A veteran federal prosecutor recruited onto special counsel Robert Mueller’s team is known for a skill that may come in handy in the investigation of potential ties between Russia and U.S. President Donald Trump’s 2016 campaign team: persuading witnesses to turn on friends, colleagues and superiors.
Andrew Weissmann, who headed the U.S. Justice Department’s criminal fraud section before joining Mueller’s team last month, is best known for two assignments – the investigation of now-defunct energy company Enron and organized crime cases in Brooklyn, New York – that depended heavily on gaining witness cooperation.
Securing the cooperation of people close to Trump, many of whom have been retaining their own lawyers, could be important for Mueller, who was named by the Justice Department as special counsel on May 17 and is investigating, among other issues, whether Trump himself has sought to obstruct justice. Trump has denied allegations of both collusion and obstruction.
“Flipping” witnesses is a common, although not always successful, tactic in criminal prosecutions.
Robert Ray, who succeeded Kenneth Starr as the independent counsel examining former President Bill Clinton, noted that Trump’s fired former national security advisor, Michael Flynn, has already offered through his lawyer to testify before Congress in exchange for immunity, suggesting potential willingness to cooperate as a witness.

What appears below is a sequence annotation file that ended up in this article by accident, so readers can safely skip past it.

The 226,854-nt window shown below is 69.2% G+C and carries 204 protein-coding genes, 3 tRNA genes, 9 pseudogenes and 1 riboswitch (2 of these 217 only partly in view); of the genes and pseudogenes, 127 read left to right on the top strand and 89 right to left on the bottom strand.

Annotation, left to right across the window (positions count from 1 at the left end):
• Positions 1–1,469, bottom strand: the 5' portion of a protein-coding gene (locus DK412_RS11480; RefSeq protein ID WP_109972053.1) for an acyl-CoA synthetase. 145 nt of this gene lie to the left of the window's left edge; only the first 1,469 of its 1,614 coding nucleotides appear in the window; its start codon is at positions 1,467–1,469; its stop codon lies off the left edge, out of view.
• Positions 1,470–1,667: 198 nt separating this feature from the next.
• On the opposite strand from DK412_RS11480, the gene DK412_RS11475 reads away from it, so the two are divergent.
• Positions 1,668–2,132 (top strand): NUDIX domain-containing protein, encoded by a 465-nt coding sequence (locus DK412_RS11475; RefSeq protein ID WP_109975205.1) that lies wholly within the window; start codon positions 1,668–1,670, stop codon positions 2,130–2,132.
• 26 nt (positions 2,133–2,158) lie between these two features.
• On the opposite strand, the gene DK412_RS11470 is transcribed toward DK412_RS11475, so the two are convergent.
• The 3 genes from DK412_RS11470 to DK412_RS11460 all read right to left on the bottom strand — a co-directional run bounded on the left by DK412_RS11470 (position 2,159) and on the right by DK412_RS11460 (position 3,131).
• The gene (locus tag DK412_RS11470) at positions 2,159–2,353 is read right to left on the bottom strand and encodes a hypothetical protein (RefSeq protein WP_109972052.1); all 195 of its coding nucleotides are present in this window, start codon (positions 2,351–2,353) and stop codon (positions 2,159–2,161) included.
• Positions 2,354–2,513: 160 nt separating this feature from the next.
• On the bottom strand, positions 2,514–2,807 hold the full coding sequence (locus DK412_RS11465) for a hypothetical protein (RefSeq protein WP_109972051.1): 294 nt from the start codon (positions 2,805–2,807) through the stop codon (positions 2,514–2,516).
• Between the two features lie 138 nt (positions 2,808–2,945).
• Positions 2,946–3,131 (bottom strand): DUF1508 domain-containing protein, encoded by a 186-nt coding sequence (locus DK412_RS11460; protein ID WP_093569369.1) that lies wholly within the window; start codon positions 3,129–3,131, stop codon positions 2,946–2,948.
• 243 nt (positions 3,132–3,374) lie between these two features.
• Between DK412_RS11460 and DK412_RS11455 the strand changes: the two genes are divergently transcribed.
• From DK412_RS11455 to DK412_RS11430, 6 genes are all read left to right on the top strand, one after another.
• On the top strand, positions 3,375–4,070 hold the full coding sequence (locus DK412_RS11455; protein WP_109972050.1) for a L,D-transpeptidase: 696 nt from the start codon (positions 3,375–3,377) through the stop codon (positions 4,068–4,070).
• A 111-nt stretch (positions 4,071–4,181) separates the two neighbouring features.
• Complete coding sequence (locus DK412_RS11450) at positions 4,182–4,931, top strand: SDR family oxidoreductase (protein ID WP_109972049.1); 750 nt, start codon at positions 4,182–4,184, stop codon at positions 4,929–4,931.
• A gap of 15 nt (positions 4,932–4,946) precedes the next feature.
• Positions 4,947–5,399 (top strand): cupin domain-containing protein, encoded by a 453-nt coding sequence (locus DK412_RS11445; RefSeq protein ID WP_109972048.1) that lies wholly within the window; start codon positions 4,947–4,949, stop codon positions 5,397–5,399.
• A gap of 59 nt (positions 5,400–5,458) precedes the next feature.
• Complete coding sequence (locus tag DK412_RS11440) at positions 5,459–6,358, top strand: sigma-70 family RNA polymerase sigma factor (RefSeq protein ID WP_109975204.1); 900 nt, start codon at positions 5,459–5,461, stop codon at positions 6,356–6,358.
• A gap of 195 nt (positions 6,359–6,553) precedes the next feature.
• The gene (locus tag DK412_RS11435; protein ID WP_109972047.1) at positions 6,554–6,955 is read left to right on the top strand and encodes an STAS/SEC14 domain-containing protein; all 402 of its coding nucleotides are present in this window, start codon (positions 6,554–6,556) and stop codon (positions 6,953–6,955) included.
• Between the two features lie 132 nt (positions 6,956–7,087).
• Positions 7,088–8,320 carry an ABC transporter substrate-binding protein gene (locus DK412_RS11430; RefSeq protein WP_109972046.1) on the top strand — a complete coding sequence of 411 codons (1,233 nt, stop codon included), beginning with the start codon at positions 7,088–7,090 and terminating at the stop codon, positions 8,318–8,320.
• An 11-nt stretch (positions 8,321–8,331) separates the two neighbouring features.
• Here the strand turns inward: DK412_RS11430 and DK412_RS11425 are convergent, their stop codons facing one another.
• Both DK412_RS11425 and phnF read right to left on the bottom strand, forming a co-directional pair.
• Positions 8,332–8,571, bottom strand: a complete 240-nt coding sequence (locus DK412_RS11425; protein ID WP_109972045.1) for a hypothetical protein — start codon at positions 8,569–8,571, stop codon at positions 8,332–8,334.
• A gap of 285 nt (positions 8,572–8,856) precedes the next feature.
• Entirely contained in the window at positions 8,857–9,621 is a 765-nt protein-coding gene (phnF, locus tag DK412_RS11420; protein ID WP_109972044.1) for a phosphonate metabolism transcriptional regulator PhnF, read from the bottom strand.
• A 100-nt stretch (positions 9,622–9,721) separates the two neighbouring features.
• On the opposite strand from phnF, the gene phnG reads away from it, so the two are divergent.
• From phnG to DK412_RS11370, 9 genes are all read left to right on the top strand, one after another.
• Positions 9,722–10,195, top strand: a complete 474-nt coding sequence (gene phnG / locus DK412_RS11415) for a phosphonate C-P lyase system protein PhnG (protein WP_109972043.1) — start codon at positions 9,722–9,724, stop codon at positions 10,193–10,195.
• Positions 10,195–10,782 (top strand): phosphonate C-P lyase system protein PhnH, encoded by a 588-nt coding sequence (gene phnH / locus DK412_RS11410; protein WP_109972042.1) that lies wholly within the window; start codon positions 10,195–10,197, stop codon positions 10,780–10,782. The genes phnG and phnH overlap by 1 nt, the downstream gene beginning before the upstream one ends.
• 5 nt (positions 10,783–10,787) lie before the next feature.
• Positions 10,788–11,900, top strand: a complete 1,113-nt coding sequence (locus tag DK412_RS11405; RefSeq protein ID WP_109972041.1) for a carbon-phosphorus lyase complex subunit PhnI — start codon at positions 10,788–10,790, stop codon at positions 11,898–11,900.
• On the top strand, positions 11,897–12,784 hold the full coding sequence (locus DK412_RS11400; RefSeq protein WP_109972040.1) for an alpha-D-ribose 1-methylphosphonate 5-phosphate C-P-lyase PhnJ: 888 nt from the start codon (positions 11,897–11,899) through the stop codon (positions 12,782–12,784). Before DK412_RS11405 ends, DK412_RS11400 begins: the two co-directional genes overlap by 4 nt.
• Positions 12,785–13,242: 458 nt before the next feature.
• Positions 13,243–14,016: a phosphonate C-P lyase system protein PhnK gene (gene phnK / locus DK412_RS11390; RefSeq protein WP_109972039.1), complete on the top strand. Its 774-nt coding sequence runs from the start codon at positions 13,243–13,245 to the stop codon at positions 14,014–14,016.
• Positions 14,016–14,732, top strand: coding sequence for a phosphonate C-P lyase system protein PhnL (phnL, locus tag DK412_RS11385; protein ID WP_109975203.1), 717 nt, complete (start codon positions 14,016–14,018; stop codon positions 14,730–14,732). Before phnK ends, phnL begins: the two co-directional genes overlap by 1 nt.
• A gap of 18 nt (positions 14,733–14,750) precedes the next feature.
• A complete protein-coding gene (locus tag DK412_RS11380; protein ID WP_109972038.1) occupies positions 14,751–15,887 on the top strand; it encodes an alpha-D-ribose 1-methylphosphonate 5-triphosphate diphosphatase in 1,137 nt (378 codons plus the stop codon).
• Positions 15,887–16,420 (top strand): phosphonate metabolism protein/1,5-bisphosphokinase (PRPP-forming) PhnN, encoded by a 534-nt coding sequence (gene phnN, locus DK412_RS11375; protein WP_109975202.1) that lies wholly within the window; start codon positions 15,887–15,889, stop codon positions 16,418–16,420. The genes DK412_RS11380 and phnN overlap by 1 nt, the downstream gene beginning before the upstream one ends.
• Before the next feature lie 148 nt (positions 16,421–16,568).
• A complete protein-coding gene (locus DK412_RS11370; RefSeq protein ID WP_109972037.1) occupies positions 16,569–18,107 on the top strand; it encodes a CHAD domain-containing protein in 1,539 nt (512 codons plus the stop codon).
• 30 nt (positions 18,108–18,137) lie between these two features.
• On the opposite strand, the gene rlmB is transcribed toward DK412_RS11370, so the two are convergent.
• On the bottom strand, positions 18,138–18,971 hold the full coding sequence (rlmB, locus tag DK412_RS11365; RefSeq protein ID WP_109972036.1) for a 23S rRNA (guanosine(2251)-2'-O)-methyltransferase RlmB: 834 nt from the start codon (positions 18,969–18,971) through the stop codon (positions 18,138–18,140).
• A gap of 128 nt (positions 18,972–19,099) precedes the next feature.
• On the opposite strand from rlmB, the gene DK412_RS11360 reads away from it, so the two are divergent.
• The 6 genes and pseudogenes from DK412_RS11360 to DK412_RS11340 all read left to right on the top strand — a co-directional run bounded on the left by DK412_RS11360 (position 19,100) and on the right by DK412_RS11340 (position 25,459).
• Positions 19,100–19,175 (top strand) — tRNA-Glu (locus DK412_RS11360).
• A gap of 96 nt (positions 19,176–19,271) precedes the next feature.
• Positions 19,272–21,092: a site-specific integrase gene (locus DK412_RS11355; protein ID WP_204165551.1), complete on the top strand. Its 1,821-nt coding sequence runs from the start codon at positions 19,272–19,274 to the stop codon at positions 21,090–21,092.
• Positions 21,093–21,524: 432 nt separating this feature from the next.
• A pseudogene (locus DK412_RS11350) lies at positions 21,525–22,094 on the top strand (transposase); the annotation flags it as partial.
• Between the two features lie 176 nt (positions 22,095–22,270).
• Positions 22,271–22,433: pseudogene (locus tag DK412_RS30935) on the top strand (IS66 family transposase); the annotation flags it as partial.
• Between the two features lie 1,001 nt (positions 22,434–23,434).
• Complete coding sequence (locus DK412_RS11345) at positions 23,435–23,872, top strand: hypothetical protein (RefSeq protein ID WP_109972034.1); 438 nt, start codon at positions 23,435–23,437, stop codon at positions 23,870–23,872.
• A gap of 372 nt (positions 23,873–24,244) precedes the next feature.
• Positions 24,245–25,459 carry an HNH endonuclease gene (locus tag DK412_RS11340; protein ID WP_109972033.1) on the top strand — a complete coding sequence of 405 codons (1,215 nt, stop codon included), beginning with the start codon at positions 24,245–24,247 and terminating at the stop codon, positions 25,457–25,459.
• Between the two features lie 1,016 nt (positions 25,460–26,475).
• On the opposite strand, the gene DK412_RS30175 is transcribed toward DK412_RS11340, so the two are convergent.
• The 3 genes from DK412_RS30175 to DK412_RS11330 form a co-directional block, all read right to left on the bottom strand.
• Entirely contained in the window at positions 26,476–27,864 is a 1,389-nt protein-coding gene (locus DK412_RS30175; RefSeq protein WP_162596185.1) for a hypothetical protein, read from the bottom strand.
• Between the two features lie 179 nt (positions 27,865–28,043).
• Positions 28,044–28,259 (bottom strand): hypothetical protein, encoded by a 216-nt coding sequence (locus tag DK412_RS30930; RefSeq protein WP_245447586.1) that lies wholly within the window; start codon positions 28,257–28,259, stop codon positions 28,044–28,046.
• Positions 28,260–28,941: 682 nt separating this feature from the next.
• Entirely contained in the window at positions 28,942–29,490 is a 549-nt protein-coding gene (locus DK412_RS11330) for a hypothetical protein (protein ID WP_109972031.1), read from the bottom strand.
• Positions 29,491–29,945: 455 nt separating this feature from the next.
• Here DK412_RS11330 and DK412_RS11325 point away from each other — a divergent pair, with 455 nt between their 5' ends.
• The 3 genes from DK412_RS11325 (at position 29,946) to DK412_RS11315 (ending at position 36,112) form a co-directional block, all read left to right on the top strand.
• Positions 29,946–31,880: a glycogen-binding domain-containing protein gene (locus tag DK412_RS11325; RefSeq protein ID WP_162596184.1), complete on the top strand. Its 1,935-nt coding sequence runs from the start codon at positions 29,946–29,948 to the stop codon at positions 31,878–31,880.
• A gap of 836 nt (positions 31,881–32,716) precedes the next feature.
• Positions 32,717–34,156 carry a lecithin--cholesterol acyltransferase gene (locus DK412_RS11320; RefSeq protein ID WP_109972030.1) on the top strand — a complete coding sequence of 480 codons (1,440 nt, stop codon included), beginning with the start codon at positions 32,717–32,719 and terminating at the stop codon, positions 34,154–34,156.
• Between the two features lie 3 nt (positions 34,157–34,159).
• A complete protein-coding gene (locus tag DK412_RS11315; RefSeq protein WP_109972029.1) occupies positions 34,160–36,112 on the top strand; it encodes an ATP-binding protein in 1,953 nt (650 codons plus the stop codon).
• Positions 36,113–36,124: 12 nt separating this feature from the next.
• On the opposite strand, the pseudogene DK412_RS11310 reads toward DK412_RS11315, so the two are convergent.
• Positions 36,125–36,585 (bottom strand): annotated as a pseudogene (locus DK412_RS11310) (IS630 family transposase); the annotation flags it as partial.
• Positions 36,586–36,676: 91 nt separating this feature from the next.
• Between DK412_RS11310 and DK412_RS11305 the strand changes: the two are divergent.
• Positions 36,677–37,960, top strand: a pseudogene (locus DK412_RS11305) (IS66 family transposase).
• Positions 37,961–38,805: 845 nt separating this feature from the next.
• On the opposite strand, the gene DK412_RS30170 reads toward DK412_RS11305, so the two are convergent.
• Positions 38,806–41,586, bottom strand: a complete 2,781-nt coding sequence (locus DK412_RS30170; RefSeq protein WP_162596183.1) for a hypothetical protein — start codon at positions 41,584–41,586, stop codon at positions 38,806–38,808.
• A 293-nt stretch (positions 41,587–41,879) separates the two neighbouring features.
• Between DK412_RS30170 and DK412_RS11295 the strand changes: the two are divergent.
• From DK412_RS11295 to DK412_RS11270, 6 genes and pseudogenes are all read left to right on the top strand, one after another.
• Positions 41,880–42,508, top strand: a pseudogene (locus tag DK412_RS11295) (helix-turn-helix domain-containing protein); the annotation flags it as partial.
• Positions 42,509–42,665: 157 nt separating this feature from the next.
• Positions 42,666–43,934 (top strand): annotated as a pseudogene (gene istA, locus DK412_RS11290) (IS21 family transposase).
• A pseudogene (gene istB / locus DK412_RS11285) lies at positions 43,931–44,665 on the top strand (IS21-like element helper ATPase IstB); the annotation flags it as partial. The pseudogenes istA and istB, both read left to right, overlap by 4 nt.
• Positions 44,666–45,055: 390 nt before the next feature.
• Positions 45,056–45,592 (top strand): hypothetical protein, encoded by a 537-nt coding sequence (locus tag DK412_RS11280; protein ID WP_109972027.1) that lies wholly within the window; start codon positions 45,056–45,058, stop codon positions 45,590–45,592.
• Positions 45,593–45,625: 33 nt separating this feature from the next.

“It would seem to me the time is now to make some decisions about what you have and what leverage can be applied to get the things you don’t have,” Ray said, referring to Mueller’s team.
Trump, Vice President Mike Pence, Trump’s son-in-law Jared Kushner and others close to the president already have hired their own lawyers to help navigate Mueller’s expanding probe and ongoing congressional investigations.
Kathryn Ruemmler, who served as White House counsel under former President Barack Obama, said Weissmann is willing to take risks to secure witness testimony that other prosecutors might not. Ruemmler worked with Weissmann on the Justice Department’s Enron task force that investigated the massive corporate fraud that led to the company’s 2001 collapse.
Ruemmler recalled that Weissmann had a hunch that former Enron treasurer Ben Glisan would be willing to talk despite already having pleaded guilty without agreeing to cooperate. So Weissmann had U.S. marshals bring Glisan before the grand jury from prison, Ruemmler said.
‘NOT AFRAID TO LOSE’
Other prosecutors might have feared Glisan’s testimony could contradict their theory of the case, Ruemmler said, but Weissmann’s gamble paid off when the former executive became a key witness.
“He’s not afraid to lose, and that is sometimes an unusual quality,” Ruemmler said of Weissmann.